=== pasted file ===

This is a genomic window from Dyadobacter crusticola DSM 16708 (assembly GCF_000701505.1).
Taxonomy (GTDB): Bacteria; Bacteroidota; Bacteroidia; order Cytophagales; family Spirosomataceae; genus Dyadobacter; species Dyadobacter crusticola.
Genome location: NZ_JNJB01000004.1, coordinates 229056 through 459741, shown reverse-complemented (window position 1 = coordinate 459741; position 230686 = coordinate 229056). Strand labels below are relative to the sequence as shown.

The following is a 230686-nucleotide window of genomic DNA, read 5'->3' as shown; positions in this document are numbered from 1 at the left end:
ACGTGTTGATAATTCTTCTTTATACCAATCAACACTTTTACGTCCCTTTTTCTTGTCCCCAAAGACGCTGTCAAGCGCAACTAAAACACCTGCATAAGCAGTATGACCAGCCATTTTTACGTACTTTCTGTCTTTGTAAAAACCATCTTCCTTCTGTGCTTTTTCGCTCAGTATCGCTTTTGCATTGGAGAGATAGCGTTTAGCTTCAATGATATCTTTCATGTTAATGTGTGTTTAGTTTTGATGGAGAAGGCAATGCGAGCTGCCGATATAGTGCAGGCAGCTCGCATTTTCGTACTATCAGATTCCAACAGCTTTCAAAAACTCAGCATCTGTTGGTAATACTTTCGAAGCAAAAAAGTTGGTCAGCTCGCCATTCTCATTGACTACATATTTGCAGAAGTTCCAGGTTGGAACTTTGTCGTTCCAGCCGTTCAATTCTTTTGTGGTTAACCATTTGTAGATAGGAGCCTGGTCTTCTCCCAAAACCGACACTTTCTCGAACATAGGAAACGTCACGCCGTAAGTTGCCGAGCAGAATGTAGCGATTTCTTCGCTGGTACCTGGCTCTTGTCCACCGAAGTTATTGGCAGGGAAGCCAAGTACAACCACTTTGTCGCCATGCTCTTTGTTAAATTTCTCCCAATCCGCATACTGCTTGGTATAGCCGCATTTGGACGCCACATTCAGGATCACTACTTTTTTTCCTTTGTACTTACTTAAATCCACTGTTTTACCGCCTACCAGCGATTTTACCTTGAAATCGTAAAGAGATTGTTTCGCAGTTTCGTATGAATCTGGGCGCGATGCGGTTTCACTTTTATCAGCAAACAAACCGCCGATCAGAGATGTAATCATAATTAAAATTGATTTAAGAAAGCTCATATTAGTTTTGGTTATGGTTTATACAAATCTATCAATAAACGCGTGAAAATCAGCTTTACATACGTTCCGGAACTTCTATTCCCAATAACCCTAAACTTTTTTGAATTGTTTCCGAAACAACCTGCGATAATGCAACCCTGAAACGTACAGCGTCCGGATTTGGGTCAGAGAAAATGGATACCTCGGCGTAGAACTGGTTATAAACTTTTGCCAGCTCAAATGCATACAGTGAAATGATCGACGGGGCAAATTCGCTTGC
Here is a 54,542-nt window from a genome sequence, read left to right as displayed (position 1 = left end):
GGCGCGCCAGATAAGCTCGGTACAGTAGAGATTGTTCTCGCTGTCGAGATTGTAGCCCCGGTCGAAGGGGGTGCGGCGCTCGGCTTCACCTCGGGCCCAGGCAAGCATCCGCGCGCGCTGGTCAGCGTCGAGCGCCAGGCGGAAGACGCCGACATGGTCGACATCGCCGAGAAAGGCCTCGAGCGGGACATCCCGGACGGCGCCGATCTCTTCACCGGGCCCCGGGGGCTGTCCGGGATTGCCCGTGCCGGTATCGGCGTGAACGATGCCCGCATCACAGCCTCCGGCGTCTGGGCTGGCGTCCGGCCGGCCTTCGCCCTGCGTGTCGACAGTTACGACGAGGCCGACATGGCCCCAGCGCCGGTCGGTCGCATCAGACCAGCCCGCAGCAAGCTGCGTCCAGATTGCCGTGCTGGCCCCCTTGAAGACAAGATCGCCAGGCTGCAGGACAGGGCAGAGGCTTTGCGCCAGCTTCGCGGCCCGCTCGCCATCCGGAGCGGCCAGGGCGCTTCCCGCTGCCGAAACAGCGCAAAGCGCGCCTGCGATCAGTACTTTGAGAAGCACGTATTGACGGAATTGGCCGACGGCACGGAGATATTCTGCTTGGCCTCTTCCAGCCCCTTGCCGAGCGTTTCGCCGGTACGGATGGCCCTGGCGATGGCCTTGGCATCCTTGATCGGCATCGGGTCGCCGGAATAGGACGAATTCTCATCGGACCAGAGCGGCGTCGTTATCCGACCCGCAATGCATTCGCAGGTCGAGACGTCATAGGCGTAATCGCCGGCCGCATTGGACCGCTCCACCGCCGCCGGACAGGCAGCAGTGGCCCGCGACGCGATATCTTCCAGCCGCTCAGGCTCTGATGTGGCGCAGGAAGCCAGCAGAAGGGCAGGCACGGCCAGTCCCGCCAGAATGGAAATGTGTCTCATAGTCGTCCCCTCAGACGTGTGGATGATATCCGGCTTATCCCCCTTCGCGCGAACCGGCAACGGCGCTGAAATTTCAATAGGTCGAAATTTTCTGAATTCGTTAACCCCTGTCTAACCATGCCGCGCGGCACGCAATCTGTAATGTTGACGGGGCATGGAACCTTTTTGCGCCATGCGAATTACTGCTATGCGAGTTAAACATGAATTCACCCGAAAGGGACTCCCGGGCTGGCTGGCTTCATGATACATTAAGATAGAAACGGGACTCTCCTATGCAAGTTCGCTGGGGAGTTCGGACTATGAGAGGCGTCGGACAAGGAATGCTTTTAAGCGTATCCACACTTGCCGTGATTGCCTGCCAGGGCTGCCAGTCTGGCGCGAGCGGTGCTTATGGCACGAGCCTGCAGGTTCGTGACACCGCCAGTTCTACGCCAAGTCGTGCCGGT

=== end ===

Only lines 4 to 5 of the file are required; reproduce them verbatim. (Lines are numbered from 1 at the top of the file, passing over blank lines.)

The following is a 230686-nucleotide window of genomic DNA, read 5'->3' as shown; positions in this document are numbered from 1 at the left end:
ACGTGTTGATAATTCTTCTTTATACCAATCAACACTTTTACGTCCCTTTTTCTTGTCCCCAAAGACGCTGTCAAGCGCAACTAAAACACCTGCATAAGCAGTATGACCAGCCATTTTTACGTACTTTCTGTCTTTGTAAAAACCATCTTCCTTCTGTGCTTTTTCGCTCAGTATCGCTTTTGCATTGGAGAGATAGCGTTTAGCTTCAATGATATCTTTCATGTTAATGTGTGTTTAGTTTTGATGGAGAAGGCAATGCGAGCTGCCGATATAGTGCAGGCAGCTCGCATTTTCGTACTATCAGATTCCAACAGCTTTCAAAAACTCAGCATCTGTTGGTAATACTTTCGAAGCAAAAAAGTTGGTCAGCTCGCCATTCTCATTGACTACATATTTGCAGAAGTTCCAGGTTGGAACTTTGTCGTTCCAGCCGTTCAATTCTTTTGTGGTTAACCATTTGTAGATAGGAGCCTGGTCTTCTCCCAAAACCGACACTTTCTCGAACATAGGAAACGTCACGCCGTAAGTTGCCGAGCAGAATGTAGCGATTTCTTCGCTGGTACCTGGCTCTTGTCCACCGAAGTTATTGGCAGGGAAGCCAAGTACAACCACTTTGTCGCCATGCTCTTTGTTAAATTTCTCCCAATCCGCATACTGCTTGGTATAGCCGCATTTGGACGCCACATTCAGGATCACTACTTTTTTTCCTTTGTACTTACTTAAATCCACTGTTTTACCGCCTACCAGCGATTTTACCTTGAAATCGTAAAGAGATTGTTTCGCAGTTTCGTATGAATCTGGGCGCGATGCGGTTTCACTTTTATCAGCAAACAAACCGCCGATCAGAGATGTAATCATAATTAAAATTGATTTAAGAAAGCTCATATTAGTTTTGGTTATGGTTTATACAAATCTATCAATAAACGCGTGAAAATCAGCTTTACATACGTTCCGGAACTTCTATTCCCAATAACCCTAAACTTTTTTGAATTGTTTCCGAAACAACCTGCGATAATGCAACCCTGAAACGTACAGCGTCCGGATTTGGGTCAGAGAAAATGGATACCTCGGCGTAGAACTGGTTATAAACTTTTGCCAGCTCAAATGCATACAGTGAAATGATCGACGGGGCAAATTCGCTTGC